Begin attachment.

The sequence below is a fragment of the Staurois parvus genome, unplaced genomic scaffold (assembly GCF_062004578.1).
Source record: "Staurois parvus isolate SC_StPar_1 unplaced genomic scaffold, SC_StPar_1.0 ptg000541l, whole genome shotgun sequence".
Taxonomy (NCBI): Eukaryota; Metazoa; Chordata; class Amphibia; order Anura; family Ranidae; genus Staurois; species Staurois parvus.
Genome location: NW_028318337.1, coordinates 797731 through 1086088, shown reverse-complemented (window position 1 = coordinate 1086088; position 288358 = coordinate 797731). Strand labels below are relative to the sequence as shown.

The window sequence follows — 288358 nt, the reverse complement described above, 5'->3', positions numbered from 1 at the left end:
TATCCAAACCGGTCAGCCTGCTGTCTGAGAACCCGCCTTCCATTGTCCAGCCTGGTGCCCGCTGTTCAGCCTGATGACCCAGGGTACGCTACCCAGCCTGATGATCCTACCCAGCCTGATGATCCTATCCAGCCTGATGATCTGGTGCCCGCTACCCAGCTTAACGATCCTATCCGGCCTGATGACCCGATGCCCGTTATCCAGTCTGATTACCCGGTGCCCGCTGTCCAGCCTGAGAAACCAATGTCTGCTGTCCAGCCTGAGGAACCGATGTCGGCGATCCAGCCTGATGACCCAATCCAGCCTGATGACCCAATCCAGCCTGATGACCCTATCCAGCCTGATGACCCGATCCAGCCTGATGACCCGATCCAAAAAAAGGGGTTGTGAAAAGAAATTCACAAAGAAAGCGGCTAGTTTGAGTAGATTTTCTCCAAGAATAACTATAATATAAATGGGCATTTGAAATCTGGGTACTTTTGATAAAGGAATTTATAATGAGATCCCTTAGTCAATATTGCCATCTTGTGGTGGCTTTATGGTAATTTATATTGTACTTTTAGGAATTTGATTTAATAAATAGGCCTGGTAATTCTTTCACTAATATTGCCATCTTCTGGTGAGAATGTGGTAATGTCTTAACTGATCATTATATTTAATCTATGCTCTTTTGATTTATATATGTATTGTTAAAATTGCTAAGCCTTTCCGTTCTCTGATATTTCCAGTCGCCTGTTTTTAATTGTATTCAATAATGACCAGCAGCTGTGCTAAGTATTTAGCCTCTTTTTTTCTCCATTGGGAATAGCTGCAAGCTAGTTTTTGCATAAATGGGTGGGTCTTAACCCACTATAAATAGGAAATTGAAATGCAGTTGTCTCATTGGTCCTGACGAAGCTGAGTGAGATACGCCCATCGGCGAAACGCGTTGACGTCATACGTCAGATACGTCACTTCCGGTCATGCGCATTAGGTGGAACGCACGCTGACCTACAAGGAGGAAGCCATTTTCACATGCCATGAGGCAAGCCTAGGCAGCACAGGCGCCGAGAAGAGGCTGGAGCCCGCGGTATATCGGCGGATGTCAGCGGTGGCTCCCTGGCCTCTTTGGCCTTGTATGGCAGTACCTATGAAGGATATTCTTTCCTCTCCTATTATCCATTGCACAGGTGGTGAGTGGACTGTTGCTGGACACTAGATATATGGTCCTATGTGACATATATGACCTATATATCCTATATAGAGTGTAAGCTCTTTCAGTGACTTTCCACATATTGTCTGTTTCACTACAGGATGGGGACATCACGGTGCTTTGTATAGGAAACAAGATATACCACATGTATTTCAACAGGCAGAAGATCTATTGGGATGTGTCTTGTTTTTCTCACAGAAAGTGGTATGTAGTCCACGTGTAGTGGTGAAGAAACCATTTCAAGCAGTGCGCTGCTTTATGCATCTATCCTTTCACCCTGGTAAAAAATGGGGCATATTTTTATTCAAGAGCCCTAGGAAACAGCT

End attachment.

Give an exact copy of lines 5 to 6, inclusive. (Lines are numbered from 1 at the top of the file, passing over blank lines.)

The window sequence follows — 288358 nt, the reverse complement described above, 5'->3', positions numbered from 1 at the left end:
TATCCAAACCGGTCAGCCTGCTGTCTGAGAACCCGCCTTCCATTGTCCAGCCTGGTGCCCGCTGTTCAGCCTGATGACCCAGGGTACGCTACCCAGCCTGATGATCCTACCCAGCCTGATGATCCTATCCAGCCTGATGATCTGGTGCCCGCTACCCAGCTTAACGATCCTATCCGGCCTGATGACCCGATGCCCGTTATCCAGTCTGATTACCCGGTGCCCGCTGTCCAGCCTGAGAAACCAATGTCTGCTGTCCAGCCTGAGGAACCGATGTCGGCGATCCAGCCTGATGACCCAATCCAGCCTGATGACCCAATCCAGCCTGATGACCCTATCCAGCCTGATGACCCGATCCAGCCTGATGACCCGATCCAAAAAAAGGGGTTGTGAAAAGAAATTCACAAAGAAAGCGGCTAGTTTGAGTAGATTTTCTCCAAGAATAACTATAATATAAATGGGCATTTGAAATCTGGGTACTTTTGATAAAGGAATTTATAATGAGATCCCTTAGTCAATATTGCCATCTTGTGGTGGCTTTATGGTAATTTATATTGTACTTTTAGGAATTTGATTTAATAAATAGGCCTGGTAATTCTTTCACTAATATTGCCATCTTCTGGTGAGAATGTGGTAATGTCTTAACTGATCATTATATTTAATCTATGCTCTTTTGATTTATATATGTATTGTTAAAATTGCTAAGCCTTTCCGTTCTCTGATATTTCCAGTCGCCTGTTTTTAATTGTATTCAATAATGACCAGCAGCTGTGCTAAGTATTTAGCCTCTTTTTTTCTCCATTGGGAATAGCTGCAAGCTAGTTTTTGCATAAATGGGTGGGTCTTAACCCACTATAAATAGGAAATTGAAATGCAGTTGTCTCATTGGTCCTGACGAAGCTGAGTGAGATACGCCCATCGGCGAAACGCGTTGACGTCATACGTCAGATACGTCACTTCCGGTCATGCGCATTAGGTGGAACGCACGCTGACCTACAAGGAGGAAGCCATTTTCACATGCCATGAGGCAAGCCTAGGCAGCACAGGCGCCGAGAAGAGGCTGGAGCCCGCGGTATATCGGCGGATGTCAGCGGTGGCTCCCTGGCCTCTTTGGCCTTGTATGGCAGTACCTATGAAGGATATTCTTTCCTCTCCTATTATCCATTGCACAGGTGGTGAGTGGACTGTTGCTGGACACTAGATATATGGTCCTATGTGACATATATGACCTATATATCCTATATAGAGTGTAAGCTCTTTCAGTGACTTTCCACATATTGTCTGTTTCACTACAGGATGGGGACATCACGGTGCTTTGTATAGGAAACAAGATATACCACATGTATTTCAACAGGCAGAAGATCTATTGGGATGTGTCTTGTTTTTCTCACAGAAAGTGGTATGTAGTCCACGTGTAGTGGTGAAGAAACCATTTCAAGCAGTGCGCTGCTTTATGCATCTATCCTTTCACCCTGGTAAAAAATGGGGCATATTTTTATTCAAGAGCCCTAGGAAACAGCT